Wednesday, September 12, 2012
Tools for Cultivating Your Child's Potential
I've really been enjoying everyone's posts on "Tools for Cultivating Your Child's Potential" by Zan Tyler. I thought I would take this opportunity to jot down a few points I've gathered from Chapter Seven: Providing Stimulating Academics. Zan very cleverly ties the provision of stimulating academics into actual engaged time in the learning process. It was pointed out that a typical day in any school consists of a very limited amount of time devoted for actual engagement. (Our family has been blessed to find superb private high schools.)
Check out some of these teacher complaints: http://www.rd.com/slideshows/slideshow-13-things-your-childs-teacher-wont-tell-you/?trkid=outbrain-all#slideshow=slide34
Engaged time comes in many forms. Webster has various meanings for "engage" with these that may portray best those involved with education: "1) to bind (as oneself) to do something; 2) to provide occupation for: involve; 3) to arrange to obtain the use or services of: hire; 4) to hold the attention of: engross; 5) to induce to participate." The older child achieves a more disciplined, independent, and controlled engagement with their environments while a younger child needs more verbal one-on-one engagement. I have found that the more I've verbalized with my younger children...the more successful they become in their teen/adult years. This is one reason I love to talk about stories with my younger children. Sometimes I even wonder if it matters at all what books they have as long as mom is talking to them. (I know curriculum to fit your child is important too-just trying to stress the importance and priority of communicating to your child.)
Younger children are prone to incorporate into their own characters everything they see and hear. It is a highly sensitive engagement with their world because they are at a developmental age where everything seems to influence them...acting like sponges that take in everything. Images, mannerisms, values, statements, ideas, virtues, vices all easily seep into their porous minds and hearts. They may even tone out important information being passed on to them if they are left to their own devices too much. It is a mother who sees these ques and corrects them. This is why it is so important to avoid prolonged awkward, active, and excessively busy engagement (with the wrong people) that can be detrimental to their development. It appears that this may happen with kids in many schools. (Keep t.v.'s and computers at a minimum). I believe silence is golden for the learning process...the time when God speaks to our hearts.
It is the older child that masters the task of deciphering through extra 'business' and adhering to schedules independently to achieve a successful engagement with their world. Young children have not fully developed the God-given inspired internal mechanisms that an older child has developed through the formation of their sound Christian foundations. Younger children are more easily influenced by externals while older children have an internal capacity to independently withstand more pressure and take on more challenges. Older children have the ability from their earlier preparations with mom to master more stringent academics and schedules.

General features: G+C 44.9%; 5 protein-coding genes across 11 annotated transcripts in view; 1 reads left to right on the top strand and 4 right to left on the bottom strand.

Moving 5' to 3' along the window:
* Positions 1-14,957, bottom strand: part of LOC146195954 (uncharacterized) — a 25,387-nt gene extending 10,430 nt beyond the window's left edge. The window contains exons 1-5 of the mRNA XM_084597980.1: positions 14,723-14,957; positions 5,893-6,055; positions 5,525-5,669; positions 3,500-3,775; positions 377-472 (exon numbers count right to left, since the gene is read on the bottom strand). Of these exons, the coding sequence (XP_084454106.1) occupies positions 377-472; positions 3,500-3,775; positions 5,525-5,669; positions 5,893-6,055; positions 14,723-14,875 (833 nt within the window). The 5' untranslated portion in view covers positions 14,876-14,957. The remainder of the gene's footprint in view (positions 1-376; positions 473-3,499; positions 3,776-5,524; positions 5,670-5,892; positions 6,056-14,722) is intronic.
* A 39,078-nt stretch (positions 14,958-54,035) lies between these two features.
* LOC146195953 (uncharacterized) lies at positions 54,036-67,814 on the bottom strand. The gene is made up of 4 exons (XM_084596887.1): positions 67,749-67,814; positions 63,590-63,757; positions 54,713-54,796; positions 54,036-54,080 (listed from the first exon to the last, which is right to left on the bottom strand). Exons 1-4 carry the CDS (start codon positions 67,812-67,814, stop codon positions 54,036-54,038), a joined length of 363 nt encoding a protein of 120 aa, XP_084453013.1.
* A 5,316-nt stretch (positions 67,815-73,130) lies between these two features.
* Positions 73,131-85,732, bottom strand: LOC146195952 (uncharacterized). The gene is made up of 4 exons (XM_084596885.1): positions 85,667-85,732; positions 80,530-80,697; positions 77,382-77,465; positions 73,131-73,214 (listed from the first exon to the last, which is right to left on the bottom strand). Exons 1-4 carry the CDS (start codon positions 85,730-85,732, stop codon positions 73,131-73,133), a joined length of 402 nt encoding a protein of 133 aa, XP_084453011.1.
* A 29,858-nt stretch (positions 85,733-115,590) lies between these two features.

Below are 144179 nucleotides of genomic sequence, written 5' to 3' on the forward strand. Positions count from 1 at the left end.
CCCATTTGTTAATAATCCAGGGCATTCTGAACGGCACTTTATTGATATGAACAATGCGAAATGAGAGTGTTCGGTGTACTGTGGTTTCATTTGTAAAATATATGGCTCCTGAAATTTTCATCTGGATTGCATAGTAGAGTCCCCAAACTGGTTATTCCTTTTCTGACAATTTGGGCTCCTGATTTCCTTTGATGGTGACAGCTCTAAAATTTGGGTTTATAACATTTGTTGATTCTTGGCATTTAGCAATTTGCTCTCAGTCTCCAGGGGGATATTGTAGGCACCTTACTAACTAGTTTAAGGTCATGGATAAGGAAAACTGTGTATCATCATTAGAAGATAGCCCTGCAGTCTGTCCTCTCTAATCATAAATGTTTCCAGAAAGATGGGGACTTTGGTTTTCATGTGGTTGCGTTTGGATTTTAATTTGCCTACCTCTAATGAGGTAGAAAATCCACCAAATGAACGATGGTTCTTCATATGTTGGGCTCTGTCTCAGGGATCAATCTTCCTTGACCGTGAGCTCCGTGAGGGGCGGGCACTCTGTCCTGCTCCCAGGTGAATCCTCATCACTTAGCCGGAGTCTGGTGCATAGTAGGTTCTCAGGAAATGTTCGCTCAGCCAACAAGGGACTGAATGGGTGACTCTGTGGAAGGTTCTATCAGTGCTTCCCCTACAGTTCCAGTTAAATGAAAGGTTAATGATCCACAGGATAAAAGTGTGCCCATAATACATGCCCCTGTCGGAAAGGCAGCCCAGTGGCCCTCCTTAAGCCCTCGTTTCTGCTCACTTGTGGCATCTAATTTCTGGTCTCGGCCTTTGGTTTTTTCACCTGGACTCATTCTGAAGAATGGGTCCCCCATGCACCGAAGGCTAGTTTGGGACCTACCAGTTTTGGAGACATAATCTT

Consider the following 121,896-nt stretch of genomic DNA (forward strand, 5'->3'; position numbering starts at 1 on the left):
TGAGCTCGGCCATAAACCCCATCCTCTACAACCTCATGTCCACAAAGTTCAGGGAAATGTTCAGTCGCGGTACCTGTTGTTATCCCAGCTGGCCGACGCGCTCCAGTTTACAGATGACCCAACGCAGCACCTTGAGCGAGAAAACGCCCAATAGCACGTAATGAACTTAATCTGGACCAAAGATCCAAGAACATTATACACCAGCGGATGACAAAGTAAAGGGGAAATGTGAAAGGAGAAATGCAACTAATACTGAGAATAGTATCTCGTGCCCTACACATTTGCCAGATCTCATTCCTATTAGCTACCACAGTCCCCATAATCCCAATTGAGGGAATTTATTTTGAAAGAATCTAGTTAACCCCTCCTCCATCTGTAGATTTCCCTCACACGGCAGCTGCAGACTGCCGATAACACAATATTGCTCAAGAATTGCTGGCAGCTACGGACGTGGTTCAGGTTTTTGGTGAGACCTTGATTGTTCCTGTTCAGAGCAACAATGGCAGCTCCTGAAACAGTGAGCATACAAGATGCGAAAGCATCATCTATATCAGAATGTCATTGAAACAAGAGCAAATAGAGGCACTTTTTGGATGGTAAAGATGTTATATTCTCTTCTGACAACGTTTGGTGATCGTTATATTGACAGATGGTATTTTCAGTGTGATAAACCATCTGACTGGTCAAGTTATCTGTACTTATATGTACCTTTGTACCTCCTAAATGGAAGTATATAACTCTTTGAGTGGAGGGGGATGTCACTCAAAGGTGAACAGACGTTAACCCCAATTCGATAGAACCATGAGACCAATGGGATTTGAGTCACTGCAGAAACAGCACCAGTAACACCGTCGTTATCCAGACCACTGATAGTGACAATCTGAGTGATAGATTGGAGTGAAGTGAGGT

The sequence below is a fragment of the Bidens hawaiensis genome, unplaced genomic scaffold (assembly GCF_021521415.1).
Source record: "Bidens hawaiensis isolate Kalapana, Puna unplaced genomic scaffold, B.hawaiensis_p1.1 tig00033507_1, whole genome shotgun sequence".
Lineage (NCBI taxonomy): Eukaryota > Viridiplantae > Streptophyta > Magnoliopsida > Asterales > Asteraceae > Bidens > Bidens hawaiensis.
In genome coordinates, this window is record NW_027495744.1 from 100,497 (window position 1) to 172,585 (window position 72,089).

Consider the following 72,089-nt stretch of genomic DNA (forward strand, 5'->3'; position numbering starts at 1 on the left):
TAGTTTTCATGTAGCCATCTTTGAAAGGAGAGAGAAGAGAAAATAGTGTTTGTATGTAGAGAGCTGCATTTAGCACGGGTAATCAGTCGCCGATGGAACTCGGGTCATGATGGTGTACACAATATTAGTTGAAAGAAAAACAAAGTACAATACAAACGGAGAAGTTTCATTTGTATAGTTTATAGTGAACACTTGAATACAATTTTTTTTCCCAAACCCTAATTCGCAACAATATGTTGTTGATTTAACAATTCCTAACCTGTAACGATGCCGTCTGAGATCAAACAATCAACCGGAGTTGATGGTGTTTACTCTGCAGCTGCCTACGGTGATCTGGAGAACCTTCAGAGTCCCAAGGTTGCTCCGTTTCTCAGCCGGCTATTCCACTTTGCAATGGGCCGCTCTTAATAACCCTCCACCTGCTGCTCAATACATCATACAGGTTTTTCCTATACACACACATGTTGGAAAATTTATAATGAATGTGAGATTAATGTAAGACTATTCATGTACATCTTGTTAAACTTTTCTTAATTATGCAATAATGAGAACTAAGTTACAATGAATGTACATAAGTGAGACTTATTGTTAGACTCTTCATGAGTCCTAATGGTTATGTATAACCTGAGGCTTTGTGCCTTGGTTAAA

Note the specific items referred to in this chapter that may involve personal presence and/or dialogue. I made a list and added a few of my own:
1) personal presence (by example vs. exhortation)
2) close companionship
3) gains in family life/unity (result of engagement)
4) interaction (sibling and parental)
5) dialogue/communication/language interaction
6) emotional environment
7) involvement and enjoyment
8) good character/traits
9) connect learning to life
10) exterminate popular vices (fads)
12) listening skills
15) curriculum counseling
16) extracurricular activities/athletic involvement
17) outside interaction with friends/evangelizing
18) preparation time/planning
19) knowledge/love of child in context of family background enhances engagement
20) employs tutorial method
21) outside help/classes/field trips
23) dynamics (interactions and energy/earlier chapters)
24) scholarship and constructive criticism (did not seem to be promoted)
25) political involvement
One statement Zan made that I really wanted to highlight is: "No one rivals the tenacity of a mother when it comes to caring for her children." (p. 155)
God has given virtuous mothers a remarkable capability to bring true wisdom, which is knowledge of the world in relation to God, to her children. "The damage to the American family that is most resistant to remedy derives from the separation of parents and kids" (p. 158) for a prolonged period while they are still in an extremely needy stage of development. Therefore, give your young children a love for learning. Capture moments with them that are priceless to prepare them to engage their world with skill, tact, and finesse. A large part of this comes from the balancing of our Christian principles to be applied to the various situations we encounter.
I would highly recommend this book to homeschool mothers. It is exceptional. If you would like to see what others are saying, visit the book discussion on Amanda Pelser's blog.